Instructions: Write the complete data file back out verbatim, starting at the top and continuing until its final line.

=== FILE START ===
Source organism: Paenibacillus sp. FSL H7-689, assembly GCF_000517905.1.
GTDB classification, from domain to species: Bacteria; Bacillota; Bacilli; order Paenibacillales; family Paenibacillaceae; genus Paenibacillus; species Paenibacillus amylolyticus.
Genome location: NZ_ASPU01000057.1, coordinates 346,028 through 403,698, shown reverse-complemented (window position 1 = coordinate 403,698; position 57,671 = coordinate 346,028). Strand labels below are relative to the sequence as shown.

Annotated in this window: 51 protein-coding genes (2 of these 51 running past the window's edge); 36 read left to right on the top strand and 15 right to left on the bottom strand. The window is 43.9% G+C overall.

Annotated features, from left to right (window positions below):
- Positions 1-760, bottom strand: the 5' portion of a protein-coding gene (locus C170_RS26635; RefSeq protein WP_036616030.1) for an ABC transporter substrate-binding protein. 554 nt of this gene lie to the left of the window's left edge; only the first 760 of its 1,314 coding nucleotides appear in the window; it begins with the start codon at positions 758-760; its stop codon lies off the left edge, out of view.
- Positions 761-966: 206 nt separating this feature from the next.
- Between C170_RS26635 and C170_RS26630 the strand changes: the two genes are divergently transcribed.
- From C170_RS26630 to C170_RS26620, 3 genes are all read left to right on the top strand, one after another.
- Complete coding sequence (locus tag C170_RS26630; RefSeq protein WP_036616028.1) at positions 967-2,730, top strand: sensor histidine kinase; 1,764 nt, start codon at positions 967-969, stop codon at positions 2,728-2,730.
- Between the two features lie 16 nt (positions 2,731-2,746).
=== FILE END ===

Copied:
Source organism: Paenibacillus sp. FSL H7-689, assembly GCF_000517905.1.
GTDB classification, from domain to species: Bacteria; Bacillota; Bacilli; order Paenibacillales; family Paenibacillaceae; genus Paenibacillus; species Paenibacillus amylolyticus.
Genome location: NZ_ASPU01000057.1, coordinates 346,028 through 403,698, shown reverse-complemented (window position 1 = coordinate 403,698; position 57,671 = coordinate 346,028). Strand labels below are relative to the sequence as shown.

Annotated in this window: 51 protein-coding genes (2 of these 51 running past the window's edge); 36 read left to right on the top strand and 15 right to left on the bottom strand. The window is 43.9% G+C overall.

Annotated features, from left to right (window positions below):
- Positions 1-760, bottom strand: the 5' portion of a protein-coding gene (locus C170_RS26635; RefSeq protein WP_036616030.1) for an ABC transporter substrate-binding protein. 554 nt of this gene lie to the left of the window's left edge; only the first 760 of its 1,314 coding nucleotides appear in the window; it begins with the start codon at positions 758-760; its stop codon lies off the left edge, out of view.
- Positions 761-966: 206 nt separating this feature from the next.
- Between C170_RS26635 and C170_RS26630 the strand changes: the two genes are divergently transcribed.
- From C170_RS26630 to C170_RS26620, 3 genes are all read left to right on the top strand, one after another.
- Complete coding sequence (locus tag C170_RS26630; RefSeq protein WP_036616028.1) at positions 967-2,730, top strand: sensor histidine kinase; 1,764 nt, start codon at positions 967-969, stop codon at positions 2,728-2,730.
- Between the two features lie 16 nt (positions 2,731-2,746).